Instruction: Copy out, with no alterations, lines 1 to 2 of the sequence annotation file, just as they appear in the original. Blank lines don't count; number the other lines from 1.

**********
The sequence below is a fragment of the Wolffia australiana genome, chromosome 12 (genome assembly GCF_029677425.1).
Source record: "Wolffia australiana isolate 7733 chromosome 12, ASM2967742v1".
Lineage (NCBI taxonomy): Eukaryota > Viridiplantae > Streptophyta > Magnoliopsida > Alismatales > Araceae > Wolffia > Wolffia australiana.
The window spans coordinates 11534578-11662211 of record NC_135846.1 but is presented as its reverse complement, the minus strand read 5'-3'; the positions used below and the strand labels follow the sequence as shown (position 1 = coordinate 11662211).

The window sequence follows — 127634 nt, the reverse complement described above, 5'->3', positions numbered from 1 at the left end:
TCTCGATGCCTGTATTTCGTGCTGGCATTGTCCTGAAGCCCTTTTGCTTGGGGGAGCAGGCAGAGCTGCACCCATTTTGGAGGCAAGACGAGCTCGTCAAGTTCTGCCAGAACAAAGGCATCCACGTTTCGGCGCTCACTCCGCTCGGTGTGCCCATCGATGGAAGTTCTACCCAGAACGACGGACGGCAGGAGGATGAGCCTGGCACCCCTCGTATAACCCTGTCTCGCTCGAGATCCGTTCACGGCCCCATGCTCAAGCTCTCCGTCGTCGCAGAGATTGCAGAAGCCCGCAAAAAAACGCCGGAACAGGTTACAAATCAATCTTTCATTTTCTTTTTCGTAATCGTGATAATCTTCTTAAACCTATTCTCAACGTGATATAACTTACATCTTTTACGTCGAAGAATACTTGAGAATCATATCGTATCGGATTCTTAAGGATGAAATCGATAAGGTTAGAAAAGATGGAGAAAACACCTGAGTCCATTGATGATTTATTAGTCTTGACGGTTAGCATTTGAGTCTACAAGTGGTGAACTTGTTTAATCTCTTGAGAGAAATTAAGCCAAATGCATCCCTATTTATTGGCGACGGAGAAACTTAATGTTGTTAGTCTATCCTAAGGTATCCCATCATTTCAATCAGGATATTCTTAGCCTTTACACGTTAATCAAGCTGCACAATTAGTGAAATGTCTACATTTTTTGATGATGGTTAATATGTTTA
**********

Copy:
The sequence below is a fragment of the Wolffia australiana genome, chromosome 12 (genome assembly GCF_029677425.1).
Source record: "Wolffia australiana isolate 7733 chromosome 12, ASM2967742v1".